Exploring Singapore’s Tight Vehicle Regulation

Welcome to 2019! Over the past several months, this page has focused a lot on deployment of connected and autonomous vehicles (CAVs) in US cities. 2018 was indeed a big year for CAVs in the United States. The vehicles were deployed commercially in Arizona, California began to allow testing of the technology without a safety driver, and policymakers and urban planners across the nation thought seriously about how to integrate CAVs into their existing transportation grid.

Running through much of this work is the fear that, if left unchecked, wide-scale deployment of CAVs will kick off an accelerated version of the problems associated with the initial popularization of the automobile – suburban sprawl, increased congestion, deeper economic inequality, and more. Most American cities have proposed addressing these issues – to the extent they have considered them at all – through modest incentive programs. To kick off the new year, I want to briefly examine a city that has taken a much more aggressive tack on curtailing the problems associated with sprawl and traffic.

Even before the widespread adoption of CAVs, Singapore is moving beyond modest incentives to combat congested roads. The city of nearly 6 million people charges commuters nearly $15,000 per year to own a vehicle and use it during rush hour. In 2017, Singapore took the extreme step of announcing a freeze in the growth rate of private car ownership. While such measures seem exorbitant from an American perspective, they have contributed to reduced congestion. Singapore in 2015 was less congested than the year before, and suffered less congestion than cities such as New York, London, or Beijing. Only around 11% of Singapore’s population owns a car, in comparison to 46% of New York City residents and nearly 90% of Angelenos.

The city is also taking steps to prepare for a future dominated by CAVs. Singapore recently removed a requirement that cars have human drivers, and has mandated that all new development meets standards that accommodate CAVs while discouraging car ownership. These new real estate requirements include narrow streets, road markings designed to be easily recognizable by CAVs, and fewer parking spaces.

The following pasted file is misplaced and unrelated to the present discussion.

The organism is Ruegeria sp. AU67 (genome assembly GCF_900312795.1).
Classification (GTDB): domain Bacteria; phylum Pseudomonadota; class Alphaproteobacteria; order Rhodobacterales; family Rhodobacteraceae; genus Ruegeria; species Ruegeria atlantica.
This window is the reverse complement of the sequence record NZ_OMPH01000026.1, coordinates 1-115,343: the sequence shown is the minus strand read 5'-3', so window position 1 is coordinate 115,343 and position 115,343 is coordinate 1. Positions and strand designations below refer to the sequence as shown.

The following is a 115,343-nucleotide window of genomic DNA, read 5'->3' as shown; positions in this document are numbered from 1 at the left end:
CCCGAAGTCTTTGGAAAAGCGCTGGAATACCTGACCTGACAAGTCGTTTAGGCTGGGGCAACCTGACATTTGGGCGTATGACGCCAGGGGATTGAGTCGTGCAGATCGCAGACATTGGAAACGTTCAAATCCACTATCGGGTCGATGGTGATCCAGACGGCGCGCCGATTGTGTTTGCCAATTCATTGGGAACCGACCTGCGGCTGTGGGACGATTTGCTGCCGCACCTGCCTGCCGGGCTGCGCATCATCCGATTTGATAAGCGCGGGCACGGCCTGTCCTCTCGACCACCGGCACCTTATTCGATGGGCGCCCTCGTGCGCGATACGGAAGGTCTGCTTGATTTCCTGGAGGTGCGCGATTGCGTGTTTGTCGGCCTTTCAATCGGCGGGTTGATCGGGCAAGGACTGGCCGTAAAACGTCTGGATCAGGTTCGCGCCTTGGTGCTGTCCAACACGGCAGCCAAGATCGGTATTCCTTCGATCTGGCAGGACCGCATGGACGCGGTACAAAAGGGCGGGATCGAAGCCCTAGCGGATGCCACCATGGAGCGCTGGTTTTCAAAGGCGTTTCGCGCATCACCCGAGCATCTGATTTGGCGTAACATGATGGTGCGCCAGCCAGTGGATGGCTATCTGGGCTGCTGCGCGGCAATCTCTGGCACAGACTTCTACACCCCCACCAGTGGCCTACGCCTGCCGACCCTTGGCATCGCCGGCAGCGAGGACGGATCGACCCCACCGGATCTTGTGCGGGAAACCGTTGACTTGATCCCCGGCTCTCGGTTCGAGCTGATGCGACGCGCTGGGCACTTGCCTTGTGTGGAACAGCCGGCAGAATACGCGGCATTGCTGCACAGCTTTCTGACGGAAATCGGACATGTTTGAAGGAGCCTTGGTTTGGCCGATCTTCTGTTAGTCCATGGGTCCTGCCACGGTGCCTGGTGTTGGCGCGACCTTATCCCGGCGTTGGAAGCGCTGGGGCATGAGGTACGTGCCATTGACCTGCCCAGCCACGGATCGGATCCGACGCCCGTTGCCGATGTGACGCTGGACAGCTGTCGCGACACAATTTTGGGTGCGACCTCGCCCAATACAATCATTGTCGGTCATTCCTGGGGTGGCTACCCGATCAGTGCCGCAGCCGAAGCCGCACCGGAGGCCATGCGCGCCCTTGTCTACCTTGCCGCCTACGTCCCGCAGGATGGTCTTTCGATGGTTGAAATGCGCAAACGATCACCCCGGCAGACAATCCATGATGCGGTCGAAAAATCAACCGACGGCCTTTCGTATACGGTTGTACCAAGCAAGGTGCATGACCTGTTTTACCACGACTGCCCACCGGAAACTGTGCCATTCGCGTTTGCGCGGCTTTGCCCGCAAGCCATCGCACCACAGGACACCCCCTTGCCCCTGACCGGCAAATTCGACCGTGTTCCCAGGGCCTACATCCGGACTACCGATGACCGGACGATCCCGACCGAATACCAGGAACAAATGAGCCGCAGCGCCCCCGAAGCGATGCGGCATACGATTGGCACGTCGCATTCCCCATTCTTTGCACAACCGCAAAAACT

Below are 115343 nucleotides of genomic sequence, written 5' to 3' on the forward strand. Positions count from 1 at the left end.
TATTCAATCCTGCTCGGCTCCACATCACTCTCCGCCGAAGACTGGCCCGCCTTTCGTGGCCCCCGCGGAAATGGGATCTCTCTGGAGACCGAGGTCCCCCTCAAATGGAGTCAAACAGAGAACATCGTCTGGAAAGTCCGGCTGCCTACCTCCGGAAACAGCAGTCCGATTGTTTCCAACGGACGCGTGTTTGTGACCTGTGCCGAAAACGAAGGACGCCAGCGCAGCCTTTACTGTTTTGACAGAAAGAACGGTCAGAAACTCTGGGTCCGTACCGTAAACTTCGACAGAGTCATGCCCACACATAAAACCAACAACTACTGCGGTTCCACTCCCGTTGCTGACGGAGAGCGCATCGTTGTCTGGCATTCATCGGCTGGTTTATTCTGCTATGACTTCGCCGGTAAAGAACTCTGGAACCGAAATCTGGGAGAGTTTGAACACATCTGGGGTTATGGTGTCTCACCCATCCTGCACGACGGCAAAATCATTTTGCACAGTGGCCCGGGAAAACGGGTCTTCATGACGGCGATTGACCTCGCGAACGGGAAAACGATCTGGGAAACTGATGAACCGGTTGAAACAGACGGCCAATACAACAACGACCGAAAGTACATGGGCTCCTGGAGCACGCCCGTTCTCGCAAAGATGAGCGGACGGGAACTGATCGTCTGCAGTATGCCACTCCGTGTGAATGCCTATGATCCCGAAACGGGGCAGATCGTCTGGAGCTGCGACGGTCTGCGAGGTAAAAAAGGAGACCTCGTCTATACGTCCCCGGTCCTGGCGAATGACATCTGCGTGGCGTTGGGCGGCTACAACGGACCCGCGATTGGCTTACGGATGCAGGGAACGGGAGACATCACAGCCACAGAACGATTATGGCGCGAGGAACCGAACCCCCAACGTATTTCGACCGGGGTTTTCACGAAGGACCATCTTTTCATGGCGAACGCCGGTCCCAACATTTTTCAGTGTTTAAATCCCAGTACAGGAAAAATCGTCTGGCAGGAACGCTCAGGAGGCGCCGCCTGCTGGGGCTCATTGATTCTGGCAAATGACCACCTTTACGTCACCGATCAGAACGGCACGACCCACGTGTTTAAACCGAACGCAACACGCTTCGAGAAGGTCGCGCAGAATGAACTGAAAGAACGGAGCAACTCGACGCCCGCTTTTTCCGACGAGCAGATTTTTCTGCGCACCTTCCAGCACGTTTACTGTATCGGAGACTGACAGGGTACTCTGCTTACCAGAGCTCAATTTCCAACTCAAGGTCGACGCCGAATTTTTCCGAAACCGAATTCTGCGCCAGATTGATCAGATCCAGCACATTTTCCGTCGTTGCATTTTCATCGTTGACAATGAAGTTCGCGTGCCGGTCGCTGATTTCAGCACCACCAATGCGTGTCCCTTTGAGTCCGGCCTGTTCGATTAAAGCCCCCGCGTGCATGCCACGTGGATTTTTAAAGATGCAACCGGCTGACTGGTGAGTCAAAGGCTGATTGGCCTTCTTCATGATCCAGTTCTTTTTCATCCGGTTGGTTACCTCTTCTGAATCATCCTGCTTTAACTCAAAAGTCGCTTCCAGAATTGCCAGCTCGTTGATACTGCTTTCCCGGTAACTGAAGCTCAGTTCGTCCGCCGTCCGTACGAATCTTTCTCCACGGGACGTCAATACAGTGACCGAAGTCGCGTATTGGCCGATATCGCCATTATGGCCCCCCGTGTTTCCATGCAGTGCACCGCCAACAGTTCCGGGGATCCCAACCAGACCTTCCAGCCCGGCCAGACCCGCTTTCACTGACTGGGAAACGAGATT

Such aggressive maneuvers are out of sync with policy across the United States. Many US cities have created carpool lanes to encourage ride-sharing, and Oregon has experimented with a per-mile charge to reduce congestion and plug infrastructure funding gaps that have traditionally been filled with a gas tax. However, such programs have typically been modest. Perhaps most strikingly, in comparison to Singapore’s large yearly fees, the average annual tax levied on vehicle ownership in the US comes in at a little over $200.

In many parts of the US, abundant cheap land and low vehicle taxes set the stage for suburban sprawl and maddening levels of congestion brought on by the first automobile revolution. The same factors are aligned to accelerate these problems in the upcoming CAV revolution. None of this is to say that the Singaporean approach is right for the US. It is certainly possible that, as CAVs are deployed nationwide, their benefits will outweigh any social cost brought on by sprawl and congestion. When setting their own policy though, our cities should examine a full range of options, including places like Singapore that are modeling a more aggressive regulatory posture. Regardless of the approach we choose to take, there are valuable lessons to learn from countries that approach these challenges from a different governance tradition.